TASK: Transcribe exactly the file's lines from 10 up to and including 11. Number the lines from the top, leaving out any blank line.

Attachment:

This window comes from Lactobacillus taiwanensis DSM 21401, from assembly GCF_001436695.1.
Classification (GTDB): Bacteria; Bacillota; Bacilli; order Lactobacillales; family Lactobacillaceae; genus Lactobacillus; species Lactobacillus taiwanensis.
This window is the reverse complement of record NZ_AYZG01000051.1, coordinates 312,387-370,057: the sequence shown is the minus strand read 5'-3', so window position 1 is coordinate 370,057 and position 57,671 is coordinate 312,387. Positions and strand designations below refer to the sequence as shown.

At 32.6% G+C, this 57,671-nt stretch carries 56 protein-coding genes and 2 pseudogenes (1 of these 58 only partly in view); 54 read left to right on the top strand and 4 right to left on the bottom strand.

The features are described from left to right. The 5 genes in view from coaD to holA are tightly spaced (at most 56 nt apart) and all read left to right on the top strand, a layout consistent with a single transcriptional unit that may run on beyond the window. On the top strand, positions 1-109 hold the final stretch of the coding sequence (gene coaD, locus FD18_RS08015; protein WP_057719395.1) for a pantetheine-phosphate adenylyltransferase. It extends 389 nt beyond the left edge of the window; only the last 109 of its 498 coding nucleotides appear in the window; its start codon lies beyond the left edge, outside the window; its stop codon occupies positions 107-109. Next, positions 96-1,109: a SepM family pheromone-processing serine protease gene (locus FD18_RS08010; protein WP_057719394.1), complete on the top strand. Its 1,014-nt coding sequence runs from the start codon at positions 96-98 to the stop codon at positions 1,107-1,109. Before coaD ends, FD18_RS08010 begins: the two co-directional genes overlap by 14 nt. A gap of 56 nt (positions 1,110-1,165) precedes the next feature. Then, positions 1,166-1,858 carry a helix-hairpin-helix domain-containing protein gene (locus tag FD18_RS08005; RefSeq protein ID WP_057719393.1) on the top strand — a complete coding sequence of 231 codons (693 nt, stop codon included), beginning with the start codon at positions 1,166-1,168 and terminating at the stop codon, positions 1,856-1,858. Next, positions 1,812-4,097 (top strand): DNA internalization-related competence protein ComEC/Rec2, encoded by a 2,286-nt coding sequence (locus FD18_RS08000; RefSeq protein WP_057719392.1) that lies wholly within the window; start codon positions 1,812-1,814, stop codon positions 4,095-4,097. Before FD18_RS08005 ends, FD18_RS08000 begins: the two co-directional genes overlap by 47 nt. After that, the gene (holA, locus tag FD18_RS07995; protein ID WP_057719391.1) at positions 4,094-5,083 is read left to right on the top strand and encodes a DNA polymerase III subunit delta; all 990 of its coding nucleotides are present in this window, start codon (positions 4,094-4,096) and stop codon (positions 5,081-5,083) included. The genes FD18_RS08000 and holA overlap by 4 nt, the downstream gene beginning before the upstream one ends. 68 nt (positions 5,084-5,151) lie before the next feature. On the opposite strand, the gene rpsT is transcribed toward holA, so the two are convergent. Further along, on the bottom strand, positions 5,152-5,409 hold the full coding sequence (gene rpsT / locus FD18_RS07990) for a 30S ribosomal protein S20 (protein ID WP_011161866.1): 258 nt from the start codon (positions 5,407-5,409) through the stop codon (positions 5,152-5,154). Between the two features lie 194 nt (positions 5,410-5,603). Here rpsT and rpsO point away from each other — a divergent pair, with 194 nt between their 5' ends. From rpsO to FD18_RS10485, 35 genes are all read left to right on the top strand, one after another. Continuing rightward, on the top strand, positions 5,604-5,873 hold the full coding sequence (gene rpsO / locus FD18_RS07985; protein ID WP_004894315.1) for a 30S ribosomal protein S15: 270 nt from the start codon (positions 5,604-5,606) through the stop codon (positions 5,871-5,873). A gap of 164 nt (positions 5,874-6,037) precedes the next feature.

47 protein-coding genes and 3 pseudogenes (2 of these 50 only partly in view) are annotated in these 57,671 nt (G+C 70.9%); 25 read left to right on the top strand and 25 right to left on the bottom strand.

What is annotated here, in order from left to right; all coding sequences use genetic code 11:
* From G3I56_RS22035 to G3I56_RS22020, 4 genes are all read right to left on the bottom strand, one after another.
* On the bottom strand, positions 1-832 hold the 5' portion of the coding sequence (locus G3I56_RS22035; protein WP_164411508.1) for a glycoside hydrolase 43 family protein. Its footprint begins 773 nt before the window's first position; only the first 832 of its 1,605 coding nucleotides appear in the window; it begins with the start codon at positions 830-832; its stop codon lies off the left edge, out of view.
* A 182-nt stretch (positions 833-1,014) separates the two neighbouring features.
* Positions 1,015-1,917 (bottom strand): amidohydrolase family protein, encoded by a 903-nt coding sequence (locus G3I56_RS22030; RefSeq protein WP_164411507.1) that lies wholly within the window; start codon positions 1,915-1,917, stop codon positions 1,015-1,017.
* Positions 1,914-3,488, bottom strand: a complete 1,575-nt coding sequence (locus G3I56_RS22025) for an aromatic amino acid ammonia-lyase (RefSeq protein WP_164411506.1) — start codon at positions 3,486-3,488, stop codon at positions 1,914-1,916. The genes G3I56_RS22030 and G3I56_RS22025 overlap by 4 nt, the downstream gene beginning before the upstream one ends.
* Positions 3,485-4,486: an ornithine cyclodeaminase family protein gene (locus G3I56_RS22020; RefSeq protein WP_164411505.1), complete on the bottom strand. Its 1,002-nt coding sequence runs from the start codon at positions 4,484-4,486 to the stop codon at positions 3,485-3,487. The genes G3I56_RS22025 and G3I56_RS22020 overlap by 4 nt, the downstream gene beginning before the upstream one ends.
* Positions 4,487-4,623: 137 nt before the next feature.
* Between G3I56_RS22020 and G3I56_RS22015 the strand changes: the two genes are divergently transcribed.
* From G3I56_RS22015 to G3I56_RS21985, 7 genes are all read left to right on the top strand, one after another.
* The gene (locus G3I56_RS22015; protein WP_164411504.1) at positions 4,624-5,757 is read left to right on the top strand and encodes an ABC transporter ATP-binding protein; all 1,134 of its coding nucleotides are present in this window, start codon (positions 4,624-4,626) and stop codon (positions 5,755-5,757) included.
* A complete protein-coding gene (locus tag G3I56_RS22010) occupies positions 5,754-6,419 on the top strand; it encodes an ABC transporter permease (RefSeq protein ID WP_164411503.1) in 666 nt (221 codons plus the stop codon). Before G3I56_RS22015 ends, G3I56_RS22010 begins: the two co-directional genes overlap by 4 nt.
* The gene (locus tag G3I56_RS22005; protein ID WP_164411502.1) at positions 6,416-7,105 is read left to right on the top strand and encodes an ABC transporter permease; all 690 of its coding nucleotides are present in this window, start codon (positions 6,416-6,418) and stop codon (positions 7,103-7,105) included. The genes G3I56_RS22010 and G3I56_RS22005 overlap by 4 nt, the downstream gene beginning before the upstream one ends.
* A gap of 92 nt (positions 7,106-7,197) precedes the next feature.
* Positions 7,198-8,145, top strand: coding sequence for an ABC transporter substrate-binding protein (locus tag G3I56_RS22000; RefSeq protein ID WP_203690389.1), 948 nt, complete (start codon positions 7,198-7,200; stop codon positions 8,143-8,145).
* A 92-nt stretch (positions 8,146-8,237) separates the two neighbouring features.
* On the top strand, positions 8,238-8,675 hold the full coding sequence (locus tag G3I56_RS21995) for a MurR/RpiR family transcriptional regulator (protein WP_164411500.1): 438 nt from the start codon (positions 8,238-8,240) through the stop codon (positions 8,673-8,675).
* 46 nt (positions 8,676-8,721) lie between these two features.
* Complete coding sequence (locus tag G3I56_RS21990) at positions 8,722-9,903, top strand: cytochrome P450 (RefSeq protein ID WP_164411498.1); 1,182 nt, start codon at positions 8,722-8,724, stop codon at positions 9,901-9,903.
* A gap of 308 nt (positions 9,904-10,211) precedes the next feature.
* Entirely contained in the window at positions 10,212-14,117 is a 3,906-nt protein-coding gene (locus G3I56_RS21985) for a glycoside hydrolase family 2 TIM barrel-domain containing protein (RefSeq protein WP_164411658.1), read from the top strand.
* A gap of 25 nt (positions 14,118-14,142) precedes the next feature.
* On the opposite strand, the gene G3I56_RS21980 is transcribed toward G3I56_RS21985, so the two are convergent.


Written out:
* A 182-nt stretch (positions 833-1,014) separates the two neighbouring features.
* Positions 1,015-1,917 (bottom strand): amidohydrolase family protein, encoded by a 903-nt coding sequence (locus G3I56_RS22030; RefSeq protein WP_164411507.1) that lies wholly within the window; start codon positions 1,915-1,917, stop codon positions 1,015-1,017.